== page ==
Posted on July 11, 2017 at 6:00 am
Grab your spy glass and let’s dust for prints! Here are some great mystery reads for tweens to investigate this summer.
The Graveyard Book, by Neil Gaiman
Nobody “Bod” Owens is the only living resident of a graveyard and has been reared by the ghostly inhabitants since infancy, after his parents were murdered. As Bod grows into a teenager, he learns that there are far more frightening things outside the graveyard walls.
Okay, I have blogged about this title before, but I just adore this book. While the premise seems as if the book would be too difficult for young readers, I promise it is not. Neil Gaiman brings so much whimsy and adventure to this novel that you can’t help but fall in love with the characters and the grisly parts are easily forgotten, though necessary for the story as a whole. I highly recommend listening to the audiobooks with your tween. It’s a great road trip book!
From the Mixed-up Files of Mrs. Basil E. Frankweiler, by E. L. Konigsburg
Claudia Kincaid has decided to run away from her life of too many chores and being misunderstood by parents. She decides the Metropolitan Museum of Art in New York City is the perfect place for her. However, she needs someone to fund this adventure, so she invites her money-smart brother along. Once they arrive and settle into the daily routine of outsmarting security and finding where they will sleep, a new art piece arrives at the museum that sets them on a quest to find out who the artist really is.
This is absolutely my favorite children’s chapter book. I read it as a child for school, and it has stuck with me since. Claudia and Jamie are some of the best written characters I’ve ever come across. The plot is perfect for any tween that has dreamt of running away and living somewhere off limits and mysterious.
The Mysterious Howling, by Maryrose Wood
Miss Penelope Lumley is freshly graduated from the Swanburne Academy for Poor Bright Females and ready to take on a governess position at Ashton Place for three peculiar children. Found running wild in the forest, these children must first overcome canine tendencies before learning to read and write. Not only is Miss Lumley trying to tame the children, but she must also solve the mystery of where they came from and maybe unearth some other unknowns along the way.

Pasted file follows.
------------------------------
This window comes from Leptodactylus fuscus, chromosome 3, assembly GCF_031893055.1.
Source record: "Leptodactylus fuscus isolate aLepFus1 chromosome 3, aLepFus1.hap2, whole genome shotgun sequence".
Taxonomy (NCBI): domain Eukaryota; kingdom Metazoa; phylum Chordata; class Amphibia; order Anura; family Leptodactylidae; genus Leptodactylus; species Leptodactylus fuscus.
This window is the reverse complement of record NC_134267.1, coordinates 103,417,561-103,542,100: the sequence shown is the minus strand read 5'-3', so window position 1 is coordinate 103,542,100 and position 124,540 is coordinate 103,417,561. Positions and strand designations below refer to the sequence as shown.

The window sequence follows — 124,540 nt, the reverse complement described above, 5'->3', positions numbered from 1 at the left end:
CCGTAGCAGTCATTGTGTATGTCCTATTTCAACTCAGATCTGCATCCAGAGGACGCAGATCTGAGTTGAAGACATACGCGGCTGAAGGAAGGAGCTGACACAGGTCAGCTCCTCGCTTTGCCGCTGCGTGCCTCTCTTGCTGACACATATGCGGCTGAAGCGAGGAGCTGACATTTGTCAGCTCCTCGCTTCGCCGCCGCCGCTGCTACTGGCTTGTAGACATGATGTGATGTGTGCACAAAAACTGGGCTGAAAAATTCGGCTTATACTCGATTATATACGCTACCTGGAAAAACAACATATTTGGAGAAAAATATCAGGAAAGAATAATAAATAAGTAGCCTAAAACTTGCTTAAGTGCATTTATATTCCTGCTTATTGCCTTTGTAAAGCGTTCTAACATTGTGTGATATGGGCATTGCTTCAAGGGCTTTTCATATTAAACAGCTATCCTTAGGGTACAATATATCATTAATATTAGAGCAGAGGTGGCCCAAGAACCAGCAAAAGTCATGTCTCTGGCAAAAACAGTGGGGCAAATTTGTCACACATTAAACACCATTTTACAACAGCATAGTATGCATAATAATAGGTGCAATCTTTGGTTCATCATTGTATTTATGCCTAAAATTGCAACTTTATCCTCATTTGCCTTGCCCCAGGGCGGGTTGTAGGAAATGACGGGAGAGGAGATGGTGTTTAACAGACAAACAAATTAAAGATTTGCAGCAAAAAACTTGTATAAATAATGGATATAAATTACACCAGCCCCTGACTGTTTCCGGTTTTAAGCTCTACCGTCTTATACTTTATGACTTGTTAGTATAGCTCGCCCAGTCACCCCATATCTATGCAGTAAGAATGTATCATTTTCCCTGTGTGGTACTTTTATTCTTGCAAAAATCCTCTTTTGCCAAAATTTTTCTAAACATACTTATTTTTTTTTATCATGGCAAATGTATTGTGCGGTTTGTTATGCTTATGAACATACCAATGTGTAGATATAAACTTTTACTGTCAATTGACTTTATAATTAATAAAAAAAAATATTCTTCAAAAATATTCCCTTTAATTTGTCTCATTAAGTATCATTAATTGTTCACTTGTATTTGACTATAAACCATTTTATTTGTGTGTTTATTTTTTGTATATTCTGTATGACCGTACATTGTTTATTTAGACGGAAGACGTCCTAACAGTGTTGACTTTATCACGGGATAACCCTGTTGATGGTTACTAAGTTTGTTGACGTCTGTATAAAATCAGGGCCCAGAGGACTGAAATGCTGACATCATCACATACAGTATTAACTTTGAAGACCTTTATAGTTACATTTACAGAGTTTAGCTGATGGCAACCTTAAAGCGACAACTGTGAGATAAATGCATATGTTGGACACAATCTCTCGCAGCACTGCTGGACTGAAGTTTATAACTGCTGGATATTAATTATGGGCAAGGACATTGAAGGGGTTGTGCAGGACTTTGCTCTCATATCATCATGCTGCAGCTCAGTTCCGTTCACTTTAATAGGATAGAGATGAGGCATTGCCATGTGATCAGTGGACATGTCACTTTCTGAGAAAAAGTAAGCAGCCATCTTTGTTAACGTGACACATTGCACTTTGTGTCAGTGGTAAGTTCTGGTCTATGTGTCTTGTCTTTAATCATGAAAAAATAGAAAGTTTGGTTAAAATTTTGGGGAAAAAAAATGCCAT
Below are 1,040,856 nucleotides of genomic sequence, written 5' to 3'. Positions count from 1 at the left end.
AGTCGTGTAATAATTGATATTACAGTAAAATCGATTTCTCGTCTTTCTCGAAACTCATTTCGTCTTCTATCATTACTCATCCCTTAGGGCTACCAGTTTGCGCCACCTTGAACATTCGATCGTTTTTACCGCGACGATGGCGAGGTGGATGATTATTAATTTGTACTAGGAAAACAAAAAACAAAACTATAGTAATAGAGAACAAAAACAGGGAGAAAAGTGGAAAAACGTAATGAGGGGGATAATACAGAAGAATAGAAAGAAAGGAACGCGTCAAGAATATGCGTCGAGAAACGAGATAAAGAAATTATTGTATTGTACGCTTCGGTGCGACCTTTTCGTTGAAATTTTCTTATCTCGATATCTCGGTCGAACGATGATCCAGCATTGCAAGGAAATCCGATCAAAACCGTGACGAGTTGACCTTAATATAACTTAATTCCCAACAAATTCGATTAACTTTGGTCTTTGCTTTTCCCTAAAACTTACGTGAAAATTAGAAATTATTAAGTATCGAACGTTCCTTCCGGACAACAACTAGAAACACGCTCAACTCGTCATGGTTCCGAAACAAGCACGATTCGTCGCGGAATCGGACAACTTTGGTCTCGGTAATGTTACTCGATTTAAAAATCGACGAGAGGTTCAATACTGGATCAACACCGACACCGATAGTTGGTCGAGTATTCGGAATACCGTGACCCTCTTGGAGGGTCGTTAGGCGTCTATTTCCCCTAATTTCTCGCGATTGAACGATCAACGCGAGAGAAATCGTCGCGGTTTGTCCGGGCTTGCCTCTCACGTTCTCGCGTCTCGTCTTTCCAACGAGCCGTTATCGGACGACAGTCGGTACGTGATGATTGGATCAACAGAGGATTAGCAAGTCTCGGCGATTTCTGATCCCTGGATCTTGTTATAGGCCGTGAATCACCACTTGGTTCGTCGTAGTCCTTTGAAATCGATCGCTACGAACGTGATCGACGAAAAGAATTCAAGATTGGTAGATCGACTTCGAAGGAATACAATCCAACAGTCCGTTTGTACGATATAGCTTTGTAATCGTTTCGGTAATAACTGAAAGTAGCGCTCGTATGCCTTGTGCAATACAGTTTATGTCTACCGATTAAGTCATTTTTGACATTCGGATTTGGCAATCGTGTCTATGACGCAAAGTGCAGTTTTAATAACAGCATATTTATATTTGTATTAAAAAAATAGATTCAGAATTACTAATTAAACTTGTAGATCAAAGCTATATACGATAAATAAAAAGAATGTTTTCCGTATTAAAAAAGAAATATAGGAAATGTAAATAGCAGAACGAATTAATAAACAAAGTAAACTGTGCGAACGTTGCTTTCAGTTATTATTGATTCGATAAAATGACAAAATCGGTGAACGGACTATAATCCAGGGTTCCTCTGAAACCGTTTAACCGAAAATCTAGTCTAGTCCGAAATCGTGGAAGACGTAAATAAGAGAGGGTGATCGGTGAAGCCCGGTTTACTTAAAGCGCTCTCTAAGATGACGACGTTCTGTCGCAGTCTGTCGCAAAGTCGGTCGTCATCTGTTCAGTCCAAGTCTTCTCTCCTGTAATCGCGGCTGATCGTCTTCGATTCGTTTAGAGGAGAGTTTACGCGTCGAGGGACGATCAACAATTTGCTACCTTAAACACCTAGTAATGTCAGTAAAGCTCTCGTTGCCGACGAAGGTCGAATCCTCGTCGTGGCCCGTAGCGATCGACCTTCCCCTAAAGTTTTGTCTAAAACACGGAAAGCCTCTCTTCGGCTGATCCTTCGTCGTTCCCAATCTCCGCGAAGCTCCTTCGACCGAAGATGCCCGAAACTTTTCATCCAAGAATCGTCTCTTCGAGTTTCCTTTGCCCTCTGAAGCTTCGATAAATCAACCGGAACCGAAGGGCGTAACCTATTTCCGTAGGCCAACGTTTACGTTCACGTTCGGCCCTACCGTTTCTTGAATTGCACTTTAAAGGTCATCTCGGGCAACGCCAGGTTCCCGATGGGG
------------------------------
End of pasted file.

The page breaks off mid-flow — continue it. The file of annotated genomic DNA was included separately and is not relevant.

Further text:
This is not only a mystery novel, The Mysterious Howling is a great coming of age story, for both governess and children. Also, look for the dry humor that Wood sprinkles throughout—you just might miss it, if you aren’t looking!
The Screaming Staircase, by Jonathan Stroud
The problem started over 50 years ago when the dead came back to haunt the living. These deadly apparitions can only be seen by children, which means youth are put to work as agents fighting off the epidemic. Lucy Carlyle is one such agent, with a talent to hear voices of the dead, and joins the least sought after agency run by Anthony Lockwood and his assistant George Cubbins. When they take a case that no other agency is willing to tackle, they unravel a mystery they never saw coming.
I love this series and am always waiting with bated breath for the next book to be released. The characters are charming and relatable, the humor is just enough to help with the scary factor, and I am never bored with the storyline.
If you want to hone your investigative skills this summer, come to the library to solve a puzzle and escape!
Mystery Puzzle Room Escape
Time-traveling thief Rhett Wallace is wreaking havoc on our historical timeline by stealing valuable artifacts. Can you find the clues to stop him and escape? Or will you be forever trapped in time? Hosted by 59:Escape Room Adventures (www.59escape.com). Grades 4+
Space is limited to 15 participants per session. Tickets available 30 minutes prior to each session.
Tuesday, July 18, 1:30pm, 3pm, & 4:30pm
Thursday, July 20, 1pm, 2:30pm, & 4pm
Also, if you love the idea of hanging out in buildings after hours like Claudia and Jamie Kincaid, we have something fun planned just for you!
Late Night at the Library
What happens at night when the library is closed? Well, games, snacks, crafts, and more, of course! Wear play clothes and be ready for some late night fun. Grades 3–5
Friday, July 28, 7–10pm
Friday, August 4, 7–10pm